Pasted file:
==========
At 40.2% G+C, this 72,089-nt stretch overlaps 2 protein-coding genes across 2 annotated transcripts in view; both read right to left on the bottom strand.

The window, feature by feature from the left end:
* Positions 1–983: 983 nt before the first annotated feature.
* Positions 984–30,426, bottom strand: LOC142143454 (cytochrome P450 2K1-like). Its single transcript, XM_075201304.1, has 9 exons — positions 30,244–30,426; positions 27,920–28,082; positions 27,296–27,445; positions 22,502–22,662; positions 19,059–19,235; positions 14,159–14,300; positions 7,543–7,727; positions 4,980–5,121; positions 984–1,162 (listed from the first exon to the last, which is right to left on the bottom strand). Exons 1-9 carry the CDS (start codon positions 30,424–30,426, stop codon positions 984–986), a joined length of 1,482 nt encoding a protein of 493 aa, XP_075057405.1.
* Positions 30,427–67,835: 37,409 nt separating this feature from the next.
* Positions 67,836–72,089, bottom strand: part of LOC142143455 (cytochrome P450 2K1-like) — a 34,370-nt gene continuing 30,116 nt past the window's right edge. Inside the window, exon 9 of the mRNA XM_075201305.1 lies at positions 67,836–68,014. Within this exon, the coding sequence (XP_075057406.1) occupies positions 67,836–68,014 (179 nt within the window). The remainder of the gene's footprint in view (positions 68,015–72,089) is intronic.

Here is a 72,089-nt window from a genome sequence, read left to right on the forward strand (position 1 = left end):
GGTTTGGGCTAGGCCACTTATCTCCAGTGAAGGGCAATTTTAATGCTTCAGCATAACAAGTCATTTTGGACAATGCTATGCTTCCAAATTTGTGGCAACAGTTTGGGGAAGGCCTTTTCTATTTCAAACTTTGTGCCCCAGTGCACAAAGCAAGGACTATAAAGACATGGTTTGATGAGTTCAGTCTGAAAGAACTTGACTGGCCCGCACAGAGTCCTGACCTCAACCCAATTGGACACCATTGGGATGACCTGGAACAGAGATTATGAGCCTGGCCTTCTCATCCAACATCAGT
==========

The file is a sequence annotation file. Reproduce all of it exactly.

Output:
At 40.2% G+C, this 72,089-nt stretch overlaps 2 protein-coding genes across 2 annotated transcripts in view; both read right to left on the bottom strand.

The window, feature by feature from the left end:
* Positions 1–983: 983 nt before the first annotated feature.
* Positions 984–30,426, bottom strand: LOC142143454 (cytochrome P450 2K1-like). Its single transcript, XM_075201304.1, has 9 exons — positions 30,244–30,426; positions 27,920–28,082; positions 27,296–27,445; positions 22,502–22,662; positions 19,059–19,235; positions 14,159–14,300; positions 7,543–7,727; positions 4,980–5,121; positions 984–1,162 (listed from the first exon to the last, which is right to left on the bottom strand). Exons 1-9 carry the CDS (start codon positions 30,424–30,426, stop codon positions 984–986), a joined length of 1,482 nt encoding a protein of 493 aa, XP_075057405.1.
* Positions 30,427–67,835: 37,409 nt separating this feature from the next.
* Positions 67,836–72,089, bottom strand: part of LOC142143455 (cytochrome P450 2K1-like) — a 34,370-nt gene continuing 30,116 nt past the window's right edge. Inside the window, exon 9 of the mRNA XM_075201305.1 lies at positions 67,836–68,014. Within this exon, the coding sequence (XP_075057406.1) occupies positions 67,836–68,014 (179 nt within the window). The remainder of the gene's footprint in view (positions 68,015–72,089) is intronic.

Here is a 72,089-nt window from a genome sequence, read left to right on the forward strand (position 1 = left end):
GGTTTGGGCTAGGCCACTTATCTCCAGTGAAGGGCAATTTTAATGCTTCAGCATAACAAGTCATTTTGGACAATGCTATGCTTCCAAATTTGTGGCAACAGTTTGGGGAAGGCCTTTTCTATTTCAAACTTTGTGCCCCAGTGCACAAAGCAAGGACTATAAAGACATGGTTTGATGAGTTCAGTCTGAAAGAACTTGACTGGCCCGCACAGAGTCCTGACCTCAACCCAATTGGACACCATTGGGATGACCTGGAACAGAGATTATGAGCCTGGCCTTCTCATCCAACATCAGT